Don Henley: “Copyright Office clearly has not been a strong enough advocate for copyright owners”
Rolling Stone is notoriously left-wing, but one would hope that left-wing does not necessarily mean irrational. In an attempt to prove this dictum wrong, Rolling Stone magazine ran a story last week that pins The Eagles’ Don Henley as “surprisingly conservative,” simply because he wishes to protect his songs from being used by any political party for whatever purpose.
We don’t license our songs for political purposes, just as we don’t license them for commercial uses. We don’t write these songs for the purpose of selling products or people.
Why Rolling Stone would pigeonhole Henley as a “conservative” simply because he doesn’t give away his livelihood is beyond comprehension (or, maybe it isn’t). They’re probably more upset because he didn’t have the lyin’ eyes, or make the usual political distinction “free culture”individuals usually do (fair use for liberals; strict copyright enforcement for conservatives). Henley is pretty clear about their music: they don’t make their property for Obama or McCain, Palin or Pelosi. Period.There will be a heartache tonight!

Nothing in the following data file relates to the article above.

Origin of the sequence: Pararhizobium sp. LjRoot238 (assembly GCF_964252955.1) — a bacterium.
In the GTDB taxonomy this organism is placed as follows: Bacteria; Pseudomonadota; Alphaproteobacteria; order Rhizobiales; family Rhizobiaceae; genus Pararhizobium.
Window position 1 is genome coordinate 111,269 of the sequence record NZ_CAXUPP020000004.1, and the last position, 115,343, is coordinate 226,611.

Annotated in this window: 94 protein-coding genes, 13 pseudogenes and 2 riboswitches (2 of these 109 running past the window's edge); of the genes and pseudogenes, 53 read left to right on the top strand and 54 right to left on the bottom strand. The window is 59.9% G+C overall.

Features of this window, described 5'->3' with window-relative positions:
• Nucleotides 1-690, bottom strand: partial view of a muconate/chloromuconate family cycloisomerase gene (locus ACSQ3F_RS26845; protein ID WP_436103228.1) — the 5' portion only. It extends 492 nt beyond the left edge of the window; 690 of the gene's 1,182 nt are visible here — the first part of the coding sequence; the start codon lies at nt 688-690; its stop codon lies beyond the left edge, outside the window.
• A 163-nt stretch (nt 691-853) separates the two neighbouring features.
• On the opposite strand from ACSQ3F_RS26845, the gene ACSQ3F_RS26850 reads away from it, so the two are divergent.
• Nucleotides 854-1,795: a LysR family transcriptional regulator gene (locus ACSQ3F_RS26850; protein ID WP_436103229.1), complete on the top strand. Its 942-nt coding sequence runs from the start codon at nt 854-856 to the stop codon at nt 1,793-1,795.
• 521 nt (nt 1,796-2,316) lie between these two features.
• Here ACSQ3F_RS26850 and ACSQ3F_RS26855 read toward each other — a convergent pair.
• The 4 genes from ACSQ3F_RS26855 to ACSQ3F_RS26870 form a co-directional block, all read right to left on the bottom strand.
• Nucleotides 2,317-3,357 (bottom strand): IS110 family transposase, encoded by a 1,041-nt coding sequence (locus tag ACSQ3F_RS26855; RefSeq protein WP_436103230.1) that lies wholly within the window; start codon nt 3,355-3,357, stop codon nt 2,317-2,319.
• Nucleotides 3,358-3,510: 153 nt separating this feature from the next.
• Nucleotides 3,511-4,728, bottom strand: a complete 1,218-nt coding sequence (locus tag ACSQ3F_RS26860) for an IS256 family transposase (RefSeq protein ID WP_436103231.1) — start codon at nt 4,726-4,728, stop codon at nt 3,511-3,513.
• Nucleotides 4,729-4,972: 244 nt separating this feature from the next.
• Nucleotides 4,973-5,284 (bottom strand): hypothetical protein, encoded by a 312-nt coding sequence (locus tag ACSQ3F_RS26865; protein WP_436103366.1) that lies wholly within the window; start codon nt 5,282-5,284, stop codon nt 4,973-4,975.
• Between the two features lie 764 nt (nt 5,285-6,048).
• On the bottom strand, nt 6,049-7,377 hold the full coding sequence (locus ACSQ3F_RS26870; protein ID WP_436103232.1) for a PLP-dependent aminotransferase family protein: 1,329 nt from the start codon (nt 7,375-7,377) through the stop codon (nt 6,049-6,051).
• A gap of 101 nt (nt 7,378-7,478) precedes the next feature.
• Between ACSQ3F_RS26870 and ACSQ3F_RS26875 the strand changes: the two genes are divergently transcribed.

His views on the Copyright Office are just as critical and blunt:
[T]he U.S. Copyright Office clearly has not been a strong enough advocate for copyright owners, particularly when you look at its most recent decisions. …Because the Copyright Office is a part of the Library of Congress, and the mission of a library is to provide free access to the public, there is an inherent conflict of interest. Perhaps the time has come to separate these institutions so that they are not at cross-purposes. …[S]ince U.S. music, film and other creative copyrights comprise one of our country’s most lucrative sectors, here and abroad, moving the Copyright Office under Commerce Department’s umbrella might be the most effective way of enforcing the law.
It is so refreshing and welcoming to finally have a famous artist speak out on behalf of artists, their property, and their copyrights. Check out Henley’s other views on copyright, the DMCA, file-sharing, and music here.